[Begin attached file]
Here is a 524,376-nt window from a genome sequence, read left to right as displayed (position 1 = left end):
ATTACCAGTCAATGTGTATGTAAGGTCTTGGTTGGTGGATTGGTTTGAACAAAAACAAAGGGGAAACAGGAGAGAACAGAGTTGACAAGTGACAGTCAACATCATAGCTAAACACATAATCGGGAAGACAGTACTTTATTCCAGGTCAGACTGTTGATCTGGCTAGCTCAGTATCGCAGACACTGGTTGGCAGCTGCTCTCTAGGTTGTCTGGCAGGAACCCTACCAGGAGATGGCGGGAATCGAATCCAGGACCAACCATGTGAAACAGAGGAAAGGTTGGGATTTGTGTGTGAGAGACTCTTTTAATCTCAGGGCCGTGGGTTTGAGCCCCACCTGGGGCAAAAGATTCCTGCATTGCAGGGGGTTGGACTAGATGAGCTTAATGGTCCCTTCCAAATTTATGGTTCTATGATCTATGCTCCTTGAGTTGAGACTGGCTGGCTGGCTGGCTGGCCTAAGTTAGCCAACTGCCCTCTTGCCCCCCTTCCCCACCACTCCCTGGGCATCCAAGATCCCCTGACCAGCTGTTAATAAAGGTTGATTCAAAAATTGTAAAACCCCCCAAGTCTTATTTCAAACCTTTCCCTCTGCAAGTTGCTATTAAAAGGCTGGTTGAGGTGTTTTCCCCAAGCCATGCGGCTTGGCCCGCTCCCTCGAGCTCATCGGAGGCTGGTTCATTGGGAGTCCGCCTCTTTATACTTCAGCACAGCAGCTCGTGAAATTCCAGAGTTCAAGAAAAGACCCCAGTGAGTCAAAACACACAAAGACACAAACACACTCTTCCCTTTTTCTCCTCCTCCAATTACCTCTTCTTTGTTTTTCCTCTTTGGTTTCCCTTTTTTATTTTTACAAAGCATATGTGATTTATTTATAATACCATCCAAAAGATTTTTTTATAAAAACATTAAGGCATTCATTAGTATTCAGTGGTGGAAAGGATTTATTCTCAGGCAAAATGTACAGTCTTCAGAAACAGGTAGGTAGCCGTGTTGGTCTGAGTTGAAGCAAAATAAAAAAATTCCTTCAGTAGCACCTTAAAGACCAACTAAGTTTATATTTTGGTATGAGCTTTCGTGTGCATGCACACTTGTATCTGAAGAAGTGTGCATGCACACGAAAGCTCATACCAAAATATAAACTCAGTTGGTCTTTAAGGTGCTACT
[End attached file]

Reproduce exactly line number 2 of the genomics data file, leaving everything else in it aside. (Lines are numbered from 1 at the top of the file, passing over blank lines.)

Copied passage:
ATTACCAGTCAATGTGTATGTAAGGTCTTGGTTGGTGGATTGGTTTGAACAAAAACAAAGGGGAAACAGGAGAGAACAGAGTTGACAAGTGACAGTCAACATCATAGCTAAACACATAATCGGGAAGACAGTACTTTATTCCAGGTCAGACTGTTGATCTGGCTAGCTCAGTATCGCAGACACTGGTTGGCAGCTGCTCTCTAGGTTGTCTGGCAGGAACCCTACCAGGAGATGGCGGGAATCGAATCCAGGACCAACCATGTGAAACAGAGGAAAGGTTGGGATTTGTGTGTGAGAGACTCTTTTAATCTCAGGGCCGTGGGTTTGAGCCCCACCTGGGGCAAAAGATTCCTGCATTGCAGGGGGTTGGACTAGATGAGCTTAATGGTCCCTTCCAAATTTATGGTTCTATGATCTATGCTCCTTGAGTTGAGACTGGCTGGCTGGCTGGCTGGCCTAAGTTAGCCAACTGCCCTCTTGCCCCCCTTCCCCACCACTCCCTGGGCATCCAAGATCCCCTGACCAGCTGTTAATAAAGGTTGATTCAAAAATTGTAAAACCCCCCAAGTCTTATTTCAAACCTTTCCCTCTGCAAGTTGCTATTAAAAGGCTGGTTGAGGTGTTTTCCCCAAGCCATGCGGCTTGGCCCGCTCCCTCGAGCTCATCGGAGGCTGGTTCATTGGGAGTCCGCCTCTTTATACTTCAGCACAGCAGCTCGTGAAATTCCAGAGTTCAAGAAAAGACCCCAGTGAGTCAAAACACACAAAGACACAAACACACTCTTCCCTTTTTCTCCTCCTCCAATTACCTCTTCTTTGTTTTTCCTCTTTGGTTTCCCTTTTTTATTTTTACAAAGCATATGTGATTTATTTATAATACCATCCAAAAGATTTTTTTATAAAAACATTAAGGCATTCATTAGTATTCAGTGGTGGAAAGGATTTATTCTCAGGCAAAATGTACAGTCTTCAGAAACAGGTAGGTAGCCGTGTTGGTCTGAGTTGAAGCAAAATAAAAAAATTCCTTCAGTAGCACCTTAAAGACCAACTAAGTTTATATTTTGGTATGAGCTTTCGTGTGCATGCACACTTGTATCTGAAGAAGTGTGCATGCACACGAAAGCTCATACCAAAATATAAACTCAGTTGGTCTTTAAGGTGCTACT